What is change failure rate?

Taylor Bruneaux


Imagine your software deployment process as a relay race, where the smooth handoff of the baton, your code, from one runner to the next—your development and operations teams—is critical for crossing the finish line successfully. The Change Failure Rate (CFR) serves as the key metric, much like a coach’s stopwatch, that measures the efficiency and reliability of these exchanges.

This guide examines CFR, tracing its evolution from a straightforward measure to a complex and essential gauge in today’s fast-paced tech environments. We’ll explore strategies leading companies employ to enhance these transitions, ensuring each leg of the race strengthens the next, driving organizational success and minimizing disruptions.

Introduction to change failure rate

Defining change failure rate

Change failure rate is the percentage of deployments to a production environment that fail, leading to service impairments or the need for remediation solutions. A deployment failure can be anything from a degraded service to a complete service outage, necessitating “fix-only” patches.

Importance of CFR in DevOps practices

In DevOps, CFR reflects software delivery performance and directly impacts customer experience and operational costs. High-performing DevOps teams maintain a low CFR to ensure high-quality software delivery and minimal service disruptions.

Change failure rate as a DORA metric

Change failure rate (CFR) is one of the four key metrics identified by the DORA (DevOps Research and Assessment) team as essential for understanding and improving DevOps practices and capabilities.

CFR complements the other DORA metrics—Deployment Frequency, Mean Lead Time for Changes, and Mean Time to Recovery—by providing insights into the reliability and risk associated with changes made to production environments. Together, these metrics offer a comprehensive view of an organization’s software delivery performance, highlighting areas of strength and opportunities for improvement in the DevOps lifecycle.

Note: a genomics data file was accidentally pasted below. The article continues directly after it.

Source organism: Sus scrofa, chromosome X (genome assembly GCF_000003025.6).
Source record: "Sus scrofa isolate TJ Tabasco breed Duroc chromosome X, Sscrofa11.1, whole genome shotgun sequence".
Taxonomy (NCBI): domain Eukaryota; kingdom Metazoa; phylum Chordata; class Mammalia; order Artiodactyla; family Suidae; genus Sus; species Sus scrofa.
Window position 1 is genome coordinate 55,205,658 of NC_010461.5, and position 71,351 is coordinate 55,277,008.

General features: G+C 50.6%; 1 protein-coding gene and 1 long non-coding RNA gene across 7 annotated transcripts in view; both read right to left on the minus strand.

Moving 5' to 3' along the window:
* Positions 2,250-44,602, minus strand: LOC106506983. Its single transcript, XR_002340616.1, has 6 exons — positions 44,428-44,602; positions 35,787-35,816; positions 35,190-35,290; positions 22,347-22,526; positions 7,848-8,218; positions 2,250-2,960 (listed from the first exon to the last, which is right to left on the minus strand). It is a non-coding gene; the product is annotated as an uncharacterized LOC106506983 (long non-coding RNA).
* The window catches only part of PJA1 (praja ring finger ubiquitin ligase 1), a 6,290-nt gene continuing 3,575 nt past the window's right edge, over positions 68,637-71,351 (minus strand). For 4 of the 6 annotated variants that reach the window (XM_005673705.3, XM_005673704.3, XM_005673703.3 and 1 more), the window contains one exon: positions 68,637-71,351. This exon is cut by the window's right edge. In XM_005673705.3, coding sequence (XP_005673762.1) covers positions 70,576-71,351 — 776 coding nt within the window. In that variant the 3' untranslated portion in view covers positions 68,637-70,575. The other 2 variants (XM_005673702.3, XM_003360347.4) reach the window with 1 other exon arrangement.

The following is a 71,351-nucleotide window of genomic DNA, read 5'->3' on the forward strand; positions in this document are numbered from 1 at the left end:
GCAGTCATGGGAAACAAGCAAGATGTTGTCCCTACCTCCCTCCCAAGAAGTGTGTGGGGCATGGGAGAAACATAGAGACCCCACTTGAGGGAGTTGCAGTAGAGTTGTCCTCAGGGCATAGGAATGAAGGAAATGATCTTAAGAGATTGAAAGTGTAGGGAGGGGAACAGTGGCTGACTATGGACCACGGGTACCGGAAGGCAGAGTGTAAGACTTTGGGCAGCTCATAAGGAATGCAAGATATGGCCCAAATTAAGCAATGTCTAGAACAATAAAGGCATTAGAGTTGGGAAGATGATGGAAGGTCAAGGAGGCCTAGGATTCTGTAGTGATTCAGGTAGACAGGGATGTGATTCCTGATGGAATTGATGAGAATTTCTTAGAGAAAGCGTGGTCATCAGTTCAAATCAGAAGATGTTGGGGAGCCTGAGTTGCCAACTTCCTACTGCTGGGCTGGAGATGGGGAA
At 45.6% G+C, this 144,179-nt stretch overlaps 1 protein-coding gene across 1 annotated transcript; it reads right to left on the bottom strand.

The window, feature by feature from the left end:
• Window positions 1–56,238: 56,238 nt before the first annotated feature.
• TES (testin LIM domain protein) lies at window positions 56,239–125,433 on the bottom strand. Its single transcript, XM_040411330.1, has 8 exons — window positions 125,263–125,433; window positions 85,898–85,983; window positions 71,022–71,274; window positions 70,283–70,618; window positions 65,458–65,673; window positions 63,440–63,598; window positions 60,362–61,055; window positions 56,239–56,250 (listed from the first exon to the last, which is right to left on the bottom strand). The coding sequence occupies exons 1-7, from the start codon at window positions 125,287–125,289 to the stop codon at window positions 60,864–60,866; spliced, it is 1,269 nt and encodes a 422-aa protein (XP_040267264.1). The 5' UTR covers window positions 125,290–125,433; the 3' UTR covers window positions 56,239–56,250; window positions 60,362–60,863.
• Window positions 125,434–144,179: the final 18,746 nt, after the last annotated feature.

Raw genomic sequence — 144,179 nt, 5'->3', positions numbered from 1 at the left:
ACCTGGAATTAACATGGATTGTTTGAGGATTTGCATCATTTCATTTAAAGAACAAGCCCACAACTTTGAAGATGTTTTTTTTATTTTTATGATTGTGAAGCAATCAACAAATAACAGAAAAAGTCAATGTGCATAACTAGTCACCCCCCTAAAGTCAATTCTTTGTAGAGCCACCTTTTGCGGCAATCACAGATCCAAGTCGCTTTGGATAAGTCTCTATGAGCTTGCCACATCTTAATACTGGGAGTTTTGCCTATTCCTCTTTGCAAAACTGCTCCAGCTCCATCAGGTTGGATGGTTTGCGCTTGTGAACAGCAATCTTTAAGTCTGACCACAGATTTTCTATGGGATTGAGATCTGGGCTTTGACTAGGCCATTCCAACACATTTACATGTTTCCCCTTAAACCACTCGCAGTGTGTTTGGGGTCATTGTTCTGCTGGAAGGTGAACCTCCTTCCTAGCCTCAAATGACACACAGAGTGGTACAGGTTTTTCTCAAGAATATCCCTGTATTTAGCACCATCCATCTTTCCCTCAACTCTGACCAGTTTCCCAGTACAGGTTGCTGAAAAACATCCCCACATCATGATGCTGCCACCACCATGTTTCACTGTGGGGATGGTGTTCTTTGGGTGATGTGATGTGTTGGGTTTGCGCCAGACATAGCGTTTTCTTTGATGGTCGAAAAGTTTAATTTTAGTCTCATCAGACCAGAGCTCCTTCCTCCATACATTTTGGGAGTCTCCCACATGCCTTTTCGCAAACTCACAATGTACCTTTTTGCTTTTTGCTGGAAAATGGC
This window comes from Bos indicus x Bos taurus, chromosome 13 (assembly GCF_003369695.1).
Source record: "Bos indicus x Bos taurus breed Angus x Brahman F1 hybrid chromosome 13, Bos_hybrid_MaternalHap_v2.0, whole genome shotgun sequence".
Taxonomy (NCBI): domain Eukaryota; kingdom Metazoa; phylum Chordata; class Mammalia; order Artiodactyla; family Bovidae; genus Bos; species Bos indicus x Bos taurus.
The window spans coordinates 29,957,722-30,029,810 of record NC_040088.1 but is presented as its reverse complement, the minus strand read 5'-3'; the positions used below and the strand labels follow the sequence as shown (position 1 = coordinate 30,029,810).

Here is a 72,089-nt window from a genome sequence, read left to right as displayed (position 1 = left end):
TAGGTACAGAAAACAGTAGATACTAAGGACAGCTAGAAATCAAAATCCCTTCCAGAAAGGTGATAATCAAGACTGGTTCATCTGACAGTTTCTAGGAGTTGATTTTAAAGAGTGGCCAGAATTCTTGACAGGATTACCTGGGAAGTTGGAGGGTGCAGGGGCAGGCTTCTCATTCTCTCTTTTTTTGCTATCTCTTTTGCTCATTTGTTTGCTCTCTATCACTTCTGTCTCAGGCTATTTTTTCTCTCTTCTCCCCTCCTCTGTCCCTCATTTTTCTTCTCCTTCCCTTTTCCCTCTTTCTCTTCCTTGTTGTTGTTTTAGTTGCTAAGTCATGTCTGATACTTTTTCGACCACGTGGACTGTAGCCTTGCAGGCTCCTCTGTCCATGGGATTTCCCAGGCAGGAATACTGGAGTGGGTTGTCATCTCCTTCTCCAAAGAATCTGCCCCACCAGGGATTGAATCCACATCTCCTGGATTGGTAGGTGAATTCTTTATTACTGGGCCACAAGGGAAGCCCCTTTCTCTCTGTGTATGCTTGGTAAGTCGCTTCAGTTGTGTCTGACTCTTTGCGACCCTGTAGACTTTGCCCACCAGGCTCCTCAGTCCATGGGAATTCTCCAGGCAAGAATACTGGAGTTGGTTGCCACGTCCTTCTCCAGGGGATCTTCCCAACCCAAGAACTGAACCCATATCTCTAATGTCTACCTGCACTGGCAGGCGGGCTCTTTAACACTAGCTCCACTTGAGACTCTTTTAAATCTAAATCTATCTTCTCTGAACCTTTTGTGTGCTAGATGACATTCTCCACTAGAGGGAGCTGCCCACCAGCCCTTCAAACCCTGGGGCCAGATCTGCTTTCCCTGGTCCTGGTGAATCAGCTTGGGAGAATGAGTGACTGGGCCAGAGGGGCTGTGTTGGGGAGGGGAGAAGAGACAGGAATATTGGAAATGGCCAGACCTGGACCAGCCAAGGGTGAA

Measuring change failure rate

CFR calculation

The failure rate metric is calculated by dividing the number of failures in production by the total number of production deployments within a given period and expressing it as a percentage:

CFR=(Number of Deployment FailuresTotal Number of Deployments)×100%CFR=(Total Number of DeploymentsNumber of Deployment Failures)×100%

Tools and techniques for accurate measurement

Accurate change failure rate calculations rely on robust incident management tools that log all deployment activities and track unexpected outcomes. Continuous monitoring and frequent frequent assessments are vital to understanding and improving CFR.

Factors influencing change failure rate

Several variables affect CFR, including:

  • Deployment Frequency: If not managed properly, high deployment frequency can increase the risk of failures. Engineering leaders often use the frequency metric to gauge the stability of deployment processes.
  • Code Quality: Poor code quality and inadequate testing before deployment significantly contribute to high CFR. Implementing thorough code review processes and adequate test coverage can mitigate these risks.
  • Manual Processes: Manual deployment workflows and manual testing are more susceptible to human error, leading to higher failure rates. Automating testing processes helps reduce the risk of failure.

Strategies for optimizing change failure rate

To improve CFR, organizations can adopt several strategies:

  • Automated testing and continuous integration: Implementing continuous testing within the deployment lifecycle ensures that every integration is tested automatically, reducing the likelihood of deploying problematic code to production.
  • Canary and blue/green deployments:Canary deployments and blue/green deployment strategies involve gradually rolling out changes to a small subset of users before full deployment, allowing teams to detect and remediate issues early with minimal impact.
  • Proactive Incident Management: Utilizing advanced incident management tools can help quickly address and rectify any failures in production, thereby improving the quality of deployments and reducing the CFR.

Impact and real-world application of CFR

Business and operational impact